Heterotrimeric G proteins represent an extremely common and important component of intracellular signaling in organisms ranging from yeast to man, functioning to transduce signals from specific G protein coupled receptors to effector proteins. Regulators of G protein signaling (RGS) are GTPase-activating proteins (GAPs) for certain G-alpha subunits and, therefore, possess the potential to regulate the active lifetimes of both G-alpha and G-beta-gamma subunits in vivo. However, little is known about the in vivo functions of RGS proteins in vertebrates apart from their role in regulating phototransduction in the retina. Here the investigators report the first evidence for RGS function in zebrafish development. Misexpression of human RGS16 (hRGS16) in zebrafish embryos produced marked phenotypic defects in neural patterning and cell motility that were intriguingly similar to Wnt-induced defects. Additionally, loss of zebrafish RGS3s (zRGS3s) function results in somite patterning defects. This proposal is designed to perform a comprehensive analysis of the role of RGS proteins in vertebrate developmental processes utilizing the experimentally amenable zebrafish. RGS proteins are a large diverse family of multi-functional signaling proteins that have been divided into subgroups. Members of the R4 subgroup (including RGS1, 2, 3, 4, 5, 8, 13, 16 and 18) are proposed to act exclusively as negative regulators of G-protein function. In zebrafish, the investigators have identified expressed sequence tags encoding all nine members of the R4 subfamily of RGS proteins as well as G-alpha proteins. Insight into functional roles and potential functional differences among RGS proteins may be reflected by their cellular distribution. The investigators will characterize patterns of expression of all zRGS R4 family members and determine the developmental consequences of their loss-of-function by gene knockdown studies. The investigators will also test the hypothesis that the intrinsic GAP activity on G proteins may target Wnt/fz signaling. The Wnt/fz signal transduction pathway is a key developmental pathway, which the investigators have demonstrated requires participation of a PTX-sensitive G protein and has been implicated in several human cancers. Demonstrating an impact of RGS proteins on this pathway will represent a major advance in our understanding of the Wnt/fz signal transduction pathway. Some RGS proteins may use such a mechanism while others may not, however the proposed strategy offers the unprecedented opportunity to elucidate the developmental role of RGS proteins with both gain and loss of function analyses in the vertebrate embryo.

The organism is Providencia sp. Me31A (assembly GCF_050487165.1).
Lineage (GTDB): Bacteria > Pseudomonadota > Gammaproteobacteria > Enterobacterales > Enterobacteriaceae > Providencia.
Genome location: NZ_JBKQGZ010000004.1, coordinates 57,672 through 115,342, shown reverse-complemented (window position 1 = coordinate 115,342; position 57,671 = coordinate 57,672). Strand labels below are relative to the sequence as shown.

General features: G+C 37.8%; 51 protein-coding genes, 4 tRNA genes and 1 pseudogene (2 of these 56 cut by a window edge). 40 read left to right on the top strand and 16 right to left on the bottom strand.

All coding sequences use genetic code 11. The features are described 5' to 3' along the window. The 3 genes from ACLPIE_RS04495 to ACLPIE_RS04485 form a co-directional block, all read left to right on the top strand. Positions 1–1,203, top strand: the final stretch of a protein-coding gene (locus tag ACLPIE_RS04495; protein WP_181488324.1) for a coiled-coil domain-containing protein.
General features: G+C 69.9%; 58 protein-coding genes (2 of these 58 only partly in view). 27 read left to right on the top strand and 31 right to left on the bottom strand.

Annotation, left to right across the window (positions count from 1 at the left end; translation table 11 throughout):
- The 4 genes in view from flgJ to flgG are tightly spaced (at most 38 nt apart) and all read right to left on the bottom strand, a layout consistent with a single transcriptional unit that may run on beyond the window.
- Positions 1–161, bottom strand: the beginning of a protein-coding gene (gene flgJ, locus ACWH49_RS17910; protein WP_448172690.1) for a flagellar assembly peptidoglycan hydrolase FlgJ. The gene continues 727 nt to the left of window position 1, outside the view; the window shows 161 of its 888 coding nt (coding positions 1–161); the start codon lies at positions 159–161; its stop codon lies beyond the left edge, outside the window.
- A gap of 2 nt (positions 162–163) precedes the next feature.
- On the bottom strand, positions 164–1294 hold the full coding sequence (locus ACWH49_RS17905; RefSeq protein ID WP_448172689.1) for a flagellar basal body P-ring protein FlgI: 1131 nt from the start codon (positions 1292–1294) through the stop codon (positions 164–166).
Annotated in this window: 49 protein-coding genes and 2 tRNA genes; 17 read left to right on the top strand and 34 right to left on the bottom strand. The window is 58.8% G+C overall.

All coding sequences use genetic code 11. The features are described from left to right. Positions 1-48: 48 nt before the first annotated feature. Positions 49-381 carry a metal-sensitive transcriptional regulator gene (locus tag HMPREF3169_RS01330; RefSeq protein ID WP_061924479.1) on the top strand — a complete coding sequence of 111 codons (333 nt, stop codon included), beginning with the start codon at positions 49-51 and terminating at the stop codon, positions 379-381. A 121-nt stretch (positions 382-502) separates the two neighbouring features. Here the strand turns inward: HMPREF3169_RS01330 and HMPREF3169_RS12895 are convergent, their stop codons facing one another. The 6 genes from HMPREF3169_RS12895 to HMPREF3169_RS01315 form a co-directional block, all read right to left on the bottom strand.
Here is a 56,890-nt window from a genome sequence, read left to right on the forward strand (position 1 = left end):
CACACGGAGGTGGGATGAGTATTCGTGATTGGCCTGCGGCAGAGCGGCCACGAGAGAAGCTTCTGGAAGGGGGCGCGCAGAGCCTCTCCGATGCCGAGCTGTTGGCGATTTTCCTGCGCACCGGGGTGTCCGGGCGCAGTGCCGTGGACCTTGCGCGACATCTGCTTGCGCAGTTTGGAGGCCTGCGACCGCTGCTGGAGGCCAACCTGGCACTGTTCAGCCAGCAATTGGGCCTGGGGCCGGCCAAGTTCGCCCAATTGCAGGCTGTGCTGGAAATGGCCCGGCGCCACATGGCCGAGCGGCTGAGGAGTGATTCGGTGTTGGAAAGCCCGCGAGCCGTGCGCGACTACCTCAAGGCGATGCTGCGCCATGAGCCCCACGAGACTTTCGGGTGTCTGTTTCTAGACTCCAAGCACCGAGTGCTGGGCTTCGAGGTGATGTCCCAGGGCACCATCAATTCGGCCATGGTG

National Institute of Health (NIH)
Eunice Kennedy Shriver National Institute of Child Health & Human Development (NICHD)
Small Research Grants (R03)
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Pediatrics Subcommittee (CHHD)
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Klein, Steven
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University of Iowa
Schools of Arts and Sciences
Iowa City
United States
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Yen, Hsan-Jan; Tayeh, Marwan K; Mullins, Robert F et al. (2006) Bardet-Biedl syndrome genes are important in retrograde intracellular trafficking and Kupffer's vesicle cilia function. Hum Mol Genet 15:667-77